It is all a balance of function / weight / performance / cost etc.

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PostPosted: Wed Jan 07, 2009 3:10 pm 
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mmiller wrote:
No sure what is dis-similar in the "V" brace. That assembly is entirely stainless as far as I recall. Not all stainless parts are the same grade though. Some parts are fabricated and some purchased.

We have to use dis-similar materials of all kinds to create our products. Plastics of a few kinds. Some roto mold, others injection mold, some stiff and some flexible. Metals are no different. Stainless for strength, aluminum for weight / strength and extruding, high grade brass for molded-in parts. All the materials have their place.

It is all a balance of function / weight / performance / cost etc.


Not my area of expertise - however here is a brief quote and a link.
There is heaps of info on the net re this and a simple google will provide heaps of info.
Quote:
Galvanic corrosion, often misnamed "electrolysis," is one common form of corrosion in marine environments. It occurs when two (or more) dissimilar metals

http://www.ocean.udel.edu/seagrant/publ ... osion.html

Mickey


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PostPosted: Wed Jan 07, 2009 3:23 pm 
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Tom Ray wrote:
Now that I know how it works, I check v-brace adjustment before delivering a new boat at the dealership.

My wife's boat came with the brace not quite right, and the furling drum was rubbing when furling and unfurling the sail. Matt Miller told me what was wrong and how to fix it. It is easy to adjust with the mast in place because the movement and change in clearance is apparent when you twist the turnbuckles.

The V-brace is another place where unlike metals plus salt water has resulted in some corrosion, despite my efforts to prevent it. I coated all the parts with Boeshield T-9, and I rinse out the V-braces and the insides of the hulls when there has been salt water splashing around in there.


Tom

Where are the instructions on how to adjust the V brace?
Or is the above all the info necessary?
As far as I know mine is OK, however I did notice recently that the lock nut on one side is very loose and the turnbuckle on that side is easily turned by hand whilst the other side is tight. Consequently I tightened up the loose side somewhat and also the lock nut.

Mickey


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PostPosted: Wed Jan 07, 2009 5:00 pm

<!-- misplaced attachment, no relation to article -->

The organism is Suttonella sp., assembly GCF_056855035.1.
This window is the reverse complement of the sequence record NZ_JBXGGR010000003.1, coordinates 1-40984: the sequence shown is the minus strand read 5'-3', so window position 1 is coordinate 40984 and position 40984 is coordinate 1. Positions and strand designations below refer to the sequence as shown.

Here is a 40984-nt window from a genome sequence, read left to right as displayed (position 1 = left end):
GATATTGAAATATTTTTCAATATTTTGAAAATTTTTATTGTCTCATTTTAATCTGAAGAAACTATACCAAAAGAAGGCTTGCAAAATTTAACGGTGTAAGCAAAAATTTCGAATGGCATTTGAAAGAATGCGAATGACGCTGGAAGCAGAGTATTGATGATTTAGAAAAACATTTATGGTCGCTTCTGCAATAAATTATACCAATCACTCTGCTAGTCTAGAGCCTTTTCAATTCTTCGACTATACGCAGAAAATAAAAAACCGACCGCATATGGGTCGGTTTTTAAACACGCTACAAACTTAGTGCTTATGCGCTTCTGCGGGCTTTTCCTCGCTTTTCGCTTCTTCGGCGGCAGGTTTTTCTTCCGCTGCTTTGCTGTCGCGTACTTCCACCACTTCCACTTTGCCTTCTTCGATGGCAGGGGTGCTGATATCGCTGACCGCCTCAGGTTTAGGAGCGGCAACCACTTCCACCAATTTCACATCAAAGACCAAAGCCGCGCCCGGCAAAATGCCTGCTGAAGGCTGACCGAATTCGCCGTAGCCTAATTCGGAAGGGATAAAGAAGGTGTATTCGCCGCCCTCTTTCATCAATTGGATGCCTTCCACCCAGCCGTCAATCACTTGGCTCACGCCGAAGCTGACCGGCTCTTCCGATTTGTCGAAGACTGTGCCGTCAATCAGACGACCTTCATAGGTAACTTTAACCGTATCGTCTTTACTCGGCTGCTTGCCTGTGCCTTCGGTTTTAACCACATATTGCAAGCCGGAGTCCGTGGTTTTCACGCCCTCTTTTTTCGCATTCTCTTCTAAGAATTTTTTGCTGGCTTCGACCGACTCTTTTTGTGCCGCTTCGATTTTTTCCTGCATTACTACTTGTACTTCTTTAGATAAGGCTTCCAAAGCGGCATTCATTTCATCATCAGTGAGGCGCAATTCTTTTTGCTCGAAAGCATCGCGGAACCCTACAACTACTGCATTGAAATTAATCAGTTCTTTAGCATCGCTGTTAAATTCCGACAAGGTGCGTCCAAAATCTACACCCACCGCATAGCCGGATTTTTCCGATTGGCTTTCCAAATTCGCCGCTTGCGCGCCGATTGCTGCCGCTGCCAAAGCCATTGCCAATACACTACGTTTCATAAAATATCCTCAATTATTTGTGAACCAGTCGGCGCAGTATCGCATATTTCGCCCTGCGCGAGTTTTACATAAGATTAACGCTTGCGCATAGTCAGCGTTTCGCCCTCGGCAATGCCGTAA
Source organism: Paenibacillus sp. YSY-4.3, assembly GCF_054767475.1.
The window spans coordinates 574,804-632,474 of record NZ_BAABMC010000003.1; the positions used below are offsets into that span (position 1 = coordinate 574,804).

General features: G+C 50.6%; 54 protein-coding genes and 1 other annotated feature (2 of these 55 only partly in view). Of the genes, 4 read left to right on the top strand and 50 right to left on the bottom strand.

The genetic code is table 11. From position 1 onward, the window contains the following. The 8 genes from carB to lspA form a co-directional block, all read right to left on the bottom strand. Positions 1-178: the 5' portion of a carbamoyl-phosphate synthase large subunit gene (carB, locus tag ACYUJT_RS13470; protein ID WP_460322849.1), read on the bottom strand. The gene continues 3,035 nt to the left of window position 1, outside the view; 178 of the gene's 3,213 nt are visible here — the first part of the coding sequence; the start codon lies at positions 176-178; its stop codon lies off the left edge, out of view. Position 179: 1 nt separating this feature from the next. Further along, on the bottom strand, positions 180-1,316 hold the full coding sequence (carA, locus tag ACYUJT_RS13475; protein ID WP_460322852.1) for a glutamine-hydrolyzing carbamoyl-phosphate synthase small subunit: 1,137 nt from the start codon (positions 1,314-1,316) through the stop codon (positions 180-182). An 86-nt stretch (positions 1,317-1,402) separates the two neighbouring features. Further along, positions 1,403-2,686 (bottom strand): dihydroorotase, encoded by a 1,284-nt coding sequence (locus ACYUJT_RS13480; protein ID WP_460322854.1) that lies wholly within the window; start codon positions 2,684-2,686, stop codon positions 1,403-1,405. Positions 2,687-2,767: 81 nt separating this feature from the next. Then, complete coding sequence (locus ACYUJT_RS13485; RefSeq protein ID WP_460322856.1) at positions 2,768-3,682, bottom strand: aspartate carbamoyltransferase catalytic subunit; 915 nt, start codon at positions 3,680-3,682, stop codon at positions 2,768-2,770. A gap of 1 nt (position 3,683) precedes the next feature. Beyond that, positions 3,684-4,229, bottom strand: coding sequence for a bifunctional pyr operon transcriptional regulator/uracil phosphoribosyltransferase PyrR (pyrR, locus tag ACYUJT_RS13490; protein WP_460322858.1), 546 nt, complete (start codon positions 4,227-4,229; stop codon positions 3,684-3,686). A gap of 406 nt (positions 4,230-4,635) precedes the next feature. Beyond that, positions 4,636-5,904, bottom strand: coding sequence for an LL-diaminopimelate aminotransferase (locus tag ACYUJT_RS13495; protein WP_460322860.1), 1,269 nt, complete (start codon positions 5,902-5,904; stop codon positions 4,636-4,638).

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Matt, the v-braces on our boats have bronze pieces.

Pirate, all the boats I have seen, and the other lines for which we are dealers, use dissimilar metals for the reasons Matt stated. There's all kinds of stainless hardware on almost every aluminum mast and boom in the world, and it's a problem. However, the benefits of using those materials outweigh the problems.

Mickey, Matt sent me instructions on adjusting the v-brace. Just put in the mast, note the clearance on both sides between the furling line drum and the collar that contains the bearings.

Loosen the lock nuts away from the turnbuckle body, and turn both of the turnbuckles, watching what happens to the drum clearance. You'll find you can raise or lower the mast by just turning the turnbuckles one direction or the other.

Basically, you're using the turnbuckles to spread or compress the boat vertically, pulling the mast base up or pushing it down. When it has adequate clearance and it's even on both sides, tighten the locking nuts against the turnbuckle body. I think ours have about 1/8" clearance, maybe a little less. If you set it too high, the latch won't engage and the mast could pop out. If you set it too low, the drum will rub against the collar.


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PostPosted: Wed Jan 07, 2009 5:05 pm 
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Tom Ray wrote:
Mickey, Matt sent me instructions on adjusting the v-brace. Just put in the mast, note the clearance on both sides between the furling line drum and the collar that contains the bearings.

Loosen the lock nuts away from the turnbuckle body, and turn both of the turnbuckles, watching what happens to the drum clearance. You'll find you can raise or lower the mast by just turning the turnbuckles one direction or the other.